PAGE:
Liberal Democrats are proud of the democratic character of their party. The members have sovereign rights over party policy, proposing, amending and debating motions at their two conferences a year.
The airwaves have been filled with comments from furious voters who were unable to cast their ballots last night. We Brits think we can go around the world lecturing other countries on how to hold democratic elections, they say. But we can’t do it ourselves! We’re no better than those third-world countries!
from Photographers' Blog:
On tightly-choreographed campaign trails there aren’t many photo moments that haven’t been carefully planned beforehand by spin doctors, so when Gordon Brown made an impromptu visit to a hair salon in Oldham, there was a ripple of excitement.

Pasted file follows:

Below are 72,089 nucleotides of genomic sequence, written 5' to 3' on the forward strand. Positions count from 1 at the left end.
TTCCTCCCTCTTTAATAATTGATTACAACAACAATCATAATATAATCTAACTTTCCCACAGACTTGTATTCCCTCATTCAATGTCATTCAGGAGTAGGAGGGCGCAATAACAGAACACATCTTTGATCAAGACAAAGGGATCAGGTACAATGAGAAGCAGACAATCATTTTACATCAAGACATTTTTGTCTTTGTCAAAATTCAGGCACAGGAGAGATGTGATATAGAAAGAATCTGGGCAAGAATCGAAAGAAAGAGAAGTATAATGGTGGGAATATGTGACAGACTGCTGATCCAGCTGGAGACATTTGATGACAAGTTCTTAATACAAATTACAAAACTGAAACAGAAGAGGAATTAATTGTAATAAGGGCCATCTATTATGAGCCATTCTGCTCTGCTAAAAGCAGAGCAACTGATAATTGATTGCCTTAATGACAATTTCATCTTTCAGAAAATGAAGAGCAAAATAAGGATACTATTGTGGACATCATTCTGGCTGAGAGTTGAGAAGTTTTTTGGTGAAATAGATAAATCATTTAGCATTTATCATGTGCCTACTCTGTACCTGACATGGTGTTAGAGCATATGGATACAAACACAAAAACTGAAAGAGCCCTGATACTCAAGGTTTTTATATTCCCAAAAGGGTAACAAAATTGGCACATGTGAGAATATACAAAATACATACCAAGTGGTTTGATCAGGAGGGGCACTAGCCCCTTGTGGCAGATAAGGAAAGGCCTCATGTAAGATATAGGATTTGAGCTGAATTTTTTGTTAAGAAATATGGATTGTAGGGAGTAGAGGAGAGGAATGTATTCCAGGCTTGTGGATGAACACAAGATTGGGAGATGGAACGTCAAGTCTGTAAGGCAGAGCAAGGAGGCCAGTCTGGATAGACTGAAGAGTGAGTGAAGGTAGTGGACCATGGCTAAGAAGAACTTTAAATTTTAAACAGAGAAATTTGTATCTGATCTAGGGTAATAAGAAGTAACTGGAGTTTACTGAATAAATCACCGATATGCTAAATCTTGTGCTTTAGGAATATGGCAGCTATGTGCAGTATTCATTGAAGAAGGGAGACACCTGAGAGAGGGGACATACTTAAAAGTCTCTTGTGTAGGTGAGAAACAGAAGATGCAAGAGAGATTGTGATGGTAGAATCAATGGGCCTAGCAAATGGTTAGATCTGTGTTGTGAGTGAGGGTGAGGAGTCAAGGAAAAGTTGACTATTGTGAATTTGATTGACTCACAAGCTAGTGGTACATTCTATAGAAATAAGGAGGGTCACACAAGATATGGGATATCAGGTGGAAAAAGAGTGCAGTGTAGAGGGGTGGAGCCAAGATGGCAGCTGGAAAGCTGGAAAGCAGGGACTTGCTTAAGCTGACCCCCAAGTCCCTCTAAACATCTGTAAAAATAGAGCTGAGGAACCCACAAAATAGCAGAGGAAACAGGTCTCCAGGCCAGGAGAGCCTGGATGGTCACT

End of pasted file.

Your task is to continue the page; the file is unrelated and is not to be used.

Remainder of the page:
Thank God it’s over! The magic was certainly gone in the last of the three TV debates. Or perhaps we have just become too accustomed to this particular reality show which just seemed unexciting after the excruciating embarrasment of watching Gordon Brown being forced to apologise to a pensioner after he was overheard calling her “bigoted”.
We’re still waiting to find out if Gordon Brown’s gaffe in Rochdale yesterday (if you missed it, he called a 66-year-old, lifelong Labour voter a “bigoted woman”) does serious damage to his party’s performance in the opinion polls. What is certain is that it was the first serious blunder of the election campaign and the shockwaves were immediately visible on micro-blogging site Twitter.
David Cameron caused consternation among many Conservative supporters in 2005 by claiming that he was the “heir to Blair”. He learnt his lesson and has steered clear of that comparison ever since, although as this election campaign unfolds there are signs he remains rather more “Blairite” than many in the Conservative rank and file would like.